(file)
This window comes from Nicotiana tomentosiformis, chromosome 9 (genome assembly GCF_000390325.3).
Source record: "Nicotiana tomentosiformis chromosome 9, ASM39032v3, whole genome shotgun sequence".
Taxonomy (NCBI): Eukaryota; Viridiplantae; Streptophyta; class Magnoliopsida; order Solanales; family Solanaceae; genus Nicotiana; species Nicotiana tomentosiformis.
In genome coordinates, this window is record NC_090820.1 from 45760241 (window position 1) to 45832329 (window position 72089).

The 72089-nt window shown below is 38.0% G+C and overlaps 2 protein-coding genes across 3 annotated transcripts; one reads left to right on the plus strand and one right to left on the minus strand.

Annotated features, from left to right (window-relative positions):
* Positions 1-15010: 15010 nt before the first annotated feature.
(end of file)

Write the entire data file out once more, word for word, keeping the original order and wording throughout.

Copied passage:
This window comes from Nicotiana tomentosiformis, chromosome 9 (genome assembly GCF_000390325.3).
Source record: "Nicotiana tomentosiformis chromosome 9, ASM39032v3, whole genome shotgun sequence".
Taxonomy (NCBI): Eukaryota; Viridiplantae; Streptophyta; class Magnoliopsida; order Solanales; family Solanaceae; genus Nicotiana; species Nicotiana tomentosiformis.
In genome coordinates, this window is record NC_090820.1 from 45760241 (window position 1) to 45832329 (window position 72089).

The 72089-nt window shown below is 38.0% G+C and overlaps 2 protein-coding genes across 3 annotated transcripts; one reads left to right on the plus strand and one right to left on the minus strand.

Annotated features, from left to right (window-relative positions):
* Positions 1-15010: 15010 nt before the first annotated feature.